Teams of female scientists tend to pursue different questions than teams of men. That alone makes the case for diversity in the lab (and beyond). Emilie Marcus of Cell Press tells DW why it's not happening yet.
DW: Why is it so important to have gender equality in science?
Emilie Marcus: Science itself teaches us that diversity of perspectives and thinking is the way to move things forward. It's where ideas come from. If you continue with a confined set up of homogenous thinking, you're not really advancing very far. So it's really important - in science, as everywhere - to have that degree of diversity, and bring different perspectives together. Gender is one of those key elements of diversity … thinking and question-asking and problem-solving will be better when we bring in the perspectives that come from a diverse team approaching the issues.
Would you say there are some issues that have not been raised, just because there were not enough female scientists?
There are ways of thinking that haven't been explored, because there is not the representation of women addressing those issues. I don't know if the issues themselves are unique. We do have some evidence from the recently released gender report that teams of women scientists working together tend to address different types of issues than mixed teams, or teams of men working together. So there is some evidence that women would address issues that may not always get addressed.
Could you give us examples? What kind of issues would women address more?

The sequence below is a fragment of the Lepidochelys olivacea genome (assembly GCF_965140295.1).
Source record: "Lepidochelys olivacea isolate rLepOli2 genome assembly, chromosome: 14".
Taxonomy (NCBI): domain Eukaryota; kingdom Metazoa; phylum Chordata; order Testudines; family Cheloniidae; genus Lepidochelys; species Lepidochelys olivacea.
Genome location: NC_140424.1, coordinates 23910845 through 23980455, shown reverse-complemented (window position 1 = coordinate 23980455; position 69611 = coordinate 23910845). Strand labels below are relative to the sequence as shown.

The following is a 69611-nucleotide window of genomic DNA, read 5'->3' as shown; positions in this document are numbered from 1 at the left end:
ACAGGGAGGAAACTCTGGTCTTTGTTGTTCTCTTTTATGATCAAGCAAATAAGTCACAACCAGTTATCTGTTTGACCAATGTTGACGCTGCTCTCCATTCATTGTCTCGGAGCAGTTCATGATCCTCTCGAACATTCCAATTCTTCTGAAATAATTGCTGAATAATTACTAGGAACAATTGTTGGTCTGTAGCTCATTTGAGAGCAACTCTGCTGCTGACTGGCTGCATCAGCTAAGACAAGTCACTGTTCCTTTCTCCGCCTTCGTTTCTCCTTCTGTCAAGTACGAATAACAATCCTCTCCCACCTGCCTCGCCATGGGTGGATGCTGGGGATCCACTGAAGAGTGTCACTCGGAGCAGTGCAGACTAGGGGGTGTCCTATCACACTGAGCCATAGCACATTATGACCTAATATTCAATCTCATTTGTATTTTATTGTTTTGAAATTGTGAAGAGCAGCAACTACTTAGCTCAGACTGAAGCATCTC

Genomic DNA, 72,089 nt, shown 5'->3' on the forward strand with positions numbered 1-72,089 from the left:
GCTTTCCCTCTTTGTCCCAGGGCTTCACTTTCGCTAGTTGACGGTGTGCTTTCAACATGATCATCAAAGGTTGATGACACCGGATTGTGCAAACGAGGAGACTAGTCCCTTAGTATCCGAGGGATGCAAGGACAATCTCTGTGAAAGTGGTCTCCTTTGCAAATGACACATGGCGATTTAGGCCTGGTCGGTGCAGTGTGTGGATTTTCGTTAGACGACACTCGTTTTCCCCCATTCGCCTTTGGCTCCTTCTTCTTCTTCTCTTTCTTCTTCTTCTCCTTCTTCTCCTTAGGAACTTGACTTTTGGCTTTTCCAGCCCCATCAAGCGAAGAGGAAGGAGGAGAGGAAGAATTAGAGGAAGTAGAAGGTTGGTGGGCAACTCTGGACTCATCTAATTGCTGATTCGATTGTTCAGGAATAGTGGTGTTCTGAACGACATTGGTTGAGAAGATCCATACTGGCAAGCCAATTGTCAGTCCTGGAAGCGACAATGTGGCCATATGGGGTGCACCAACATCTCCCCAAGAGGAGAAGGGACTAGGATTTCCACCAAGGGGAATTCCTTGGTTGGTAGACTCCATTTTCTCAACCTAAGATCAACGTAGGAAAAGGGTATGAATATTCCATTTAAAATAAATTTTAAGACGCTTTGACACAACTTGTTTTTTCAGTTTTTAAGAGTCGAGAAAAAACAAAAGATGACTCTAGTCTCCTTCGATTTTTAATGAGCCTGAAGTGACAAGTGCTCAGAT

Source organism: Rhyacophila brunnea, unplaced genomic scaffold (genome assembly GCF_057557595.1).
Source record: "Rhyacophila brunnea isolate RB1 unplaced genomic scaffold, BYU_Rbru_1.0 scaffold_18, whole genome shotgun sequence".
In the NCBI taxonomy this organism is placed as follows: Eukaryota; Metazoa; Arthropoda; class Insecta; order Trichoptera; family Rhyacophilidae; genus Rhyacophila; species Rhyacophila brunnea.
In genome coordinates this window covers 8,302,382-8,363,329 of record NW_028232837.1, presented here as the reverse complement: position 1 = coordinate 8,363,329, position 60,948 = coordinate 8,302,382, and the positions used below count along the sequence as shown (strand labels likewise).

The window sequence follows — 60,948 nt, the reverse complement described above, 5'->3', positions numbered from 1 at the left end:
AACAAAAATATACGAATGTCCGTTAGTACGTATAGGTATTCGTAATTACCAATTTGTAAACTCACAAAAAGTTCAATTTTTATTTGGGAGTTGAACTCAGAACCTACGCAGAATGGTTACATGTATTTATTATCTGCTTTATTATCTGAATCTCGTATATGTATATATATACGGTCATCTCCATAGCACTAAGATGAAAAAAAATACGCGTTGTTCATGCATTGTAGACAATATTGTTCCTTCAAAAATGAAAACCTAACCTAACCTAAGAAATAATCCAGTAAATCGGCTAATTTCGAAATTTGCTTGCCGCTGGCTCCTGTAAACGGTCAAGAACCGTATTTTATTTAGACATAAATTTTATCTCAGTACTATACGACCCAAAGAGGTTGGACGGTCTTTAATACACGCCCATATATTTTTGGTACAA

They might be more sensitive and aware of the social impact of research and different types of social input into research - more open to the human side of research and how data interacts with the environment and society … [T]hey also tend to be more inclusive and more open to different kinds of perspectives and trying to understand how those fit with the thinking. They might be more likely to see a different angle. Something a more narrow group of thinkers would not come to from this perspective.
Going by your own experience, would you say that male researchers more often support their own (male) peers?
I tend to try to avoid those kinds of generalizations. It can be dangerous if you generalize male scientists versus female scientists. There are different kinds of approaches that men might take. Men have a sort of broad, spectrum way [of thinking]. So that makes the difference. I certainly think that any group that becomes very homogeneous - be it an all-female or all-male group - tends to look for members that match their homogeneous set. I think it's important to avoid, in any group, becoming homogeneous, because it's very hard, then, to let in newcomers or new ideas.
The issue of gender equality is nothing really new. The data's there. But nothing changes. Why is that?
I think it's worth looking at the actual structure of science itself. First of all, it's very competitive, and it's getting even more competitive. So you start with a very competitive playing field, and on top of that, you add that the structure of academic research, which is very individualistic. Awards are awarded to individuals, the positions at universities are awarded to individuals, and there is not much of a team aspect in science. So if you start with something that is very competitive and individualistic and if you think of those Olympic sport runners, anyone - male or female - the more they sacrifice for the training and the success of their career, the further they'll get ahead. And that creates a sort of unfavorable environment.
Dr. Emily Marcus was invited to the "Falling Walls Conference" in Berlin, a conference on future breakthroughs in science and society. She is the editor-in-chief of Cell Press, a publisher of biomedical journals. This interview has been redacted.